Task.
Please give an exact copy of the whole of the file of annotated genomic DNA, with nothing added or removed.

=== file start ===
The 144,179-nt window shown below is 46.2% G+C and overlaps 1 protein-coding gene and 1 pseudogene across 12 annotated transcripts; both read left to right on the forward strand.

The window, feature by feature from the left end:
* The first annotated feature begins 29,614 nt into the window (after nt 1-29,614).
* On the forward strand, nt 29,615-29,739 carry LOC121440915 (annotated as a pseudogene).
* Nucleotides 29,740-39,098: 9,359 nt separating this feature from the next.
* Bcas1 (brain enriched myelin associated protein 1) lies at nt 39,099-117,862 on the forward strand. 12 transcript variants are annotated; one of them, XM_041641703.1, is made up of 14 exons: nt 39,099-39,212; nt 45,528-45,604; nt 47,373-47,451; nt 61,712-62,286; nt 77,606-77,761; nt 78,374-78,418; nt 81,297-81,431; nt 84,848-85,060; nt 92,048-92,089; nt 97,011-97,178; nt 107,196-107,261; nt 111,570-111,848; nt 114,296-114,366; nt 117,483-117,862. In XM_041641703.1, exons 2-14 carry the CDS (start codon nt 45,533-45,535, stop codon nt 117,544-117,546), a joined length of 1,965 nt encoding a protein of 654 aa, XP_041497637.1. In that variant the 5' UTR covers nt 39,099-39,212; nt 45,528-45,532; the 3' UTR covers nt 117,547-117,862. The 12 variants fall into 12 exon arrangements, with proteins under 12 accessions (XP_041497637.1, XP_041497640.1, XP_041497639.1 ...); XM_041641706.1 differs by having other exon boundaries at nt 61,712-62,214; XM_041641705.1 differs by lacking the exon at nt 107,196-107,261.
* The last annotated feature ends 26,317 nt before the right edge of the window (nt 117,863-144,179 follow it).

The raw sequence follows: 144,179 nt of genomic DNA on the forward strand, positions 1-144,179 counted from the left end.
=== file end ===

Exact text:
The 144,179-nt window shown below is 46.2% G+C and overlaps 1 protein-coding gene and 1 pseudogene across 12 annotated transcripts; both read left to right on the forward strand.

The window, feature by feature from the left end:
* The first annotated feature begins 29,614 nt into the window (after nt 1-29,614).
* On the forward strand, nt 29,615-29,739 carry LOC121440915 (annotated as a pseudogene).
* Nucleotides 29,740-39,098: 9,359 nt separating this feature from the next.
* Bcas1 (brain enriched myelin associated protein 1) lies at nt 39,099-117,862 on the forward strand. 12 transcript variants are annotated; one of them, XM_041641703.1, is made up of 14 exons: nt 39,099-39,212; nt 45,528-45,604; nt 47,373-47,451; nt 61,712-62,286; nt 77,606-77,761; nt 78,374-78,418; nt 81,297-81,431; nt 84,848-85,060; nt 92,048-92,089; nt 97,011-97,178; nt 107,196-107,261; nt 111,570-111,848; nt 114,296-114,366; nt 117,483-117,862. In XM_041641703.1, exons 2-14 carry the CDS (start codon nt 45,533-45,535, stop codon nt 117,544-117,546), a joined length of 1,965 nt encoding a protein of 654 aa, XP_041497637.1. In that variant the 5' UTR covers nt 39,099-39,212; nt 45,528-45,532; the 3' UTR covers nt 117,547-117,862. The 12 variants fall into 12 exon arrangements, with proteins under 12 accessions (XP_041497637.1, XP_041497640.1, XP_041497639.1 ...); XM_041641706.1 differs by having other exon boundaries at nt 61,712-62,214; XM_041641705.1 differs by lacking the exon at nt 107,196-107,261.
* The last annotated feature ends 26,317 nt before the right edge of the window (nt 117,863-144,179 follow it).

The raw sequence follows: 144,179 nt of genomic DNA on the forward strand, positions 1-144,179 counted from the left end.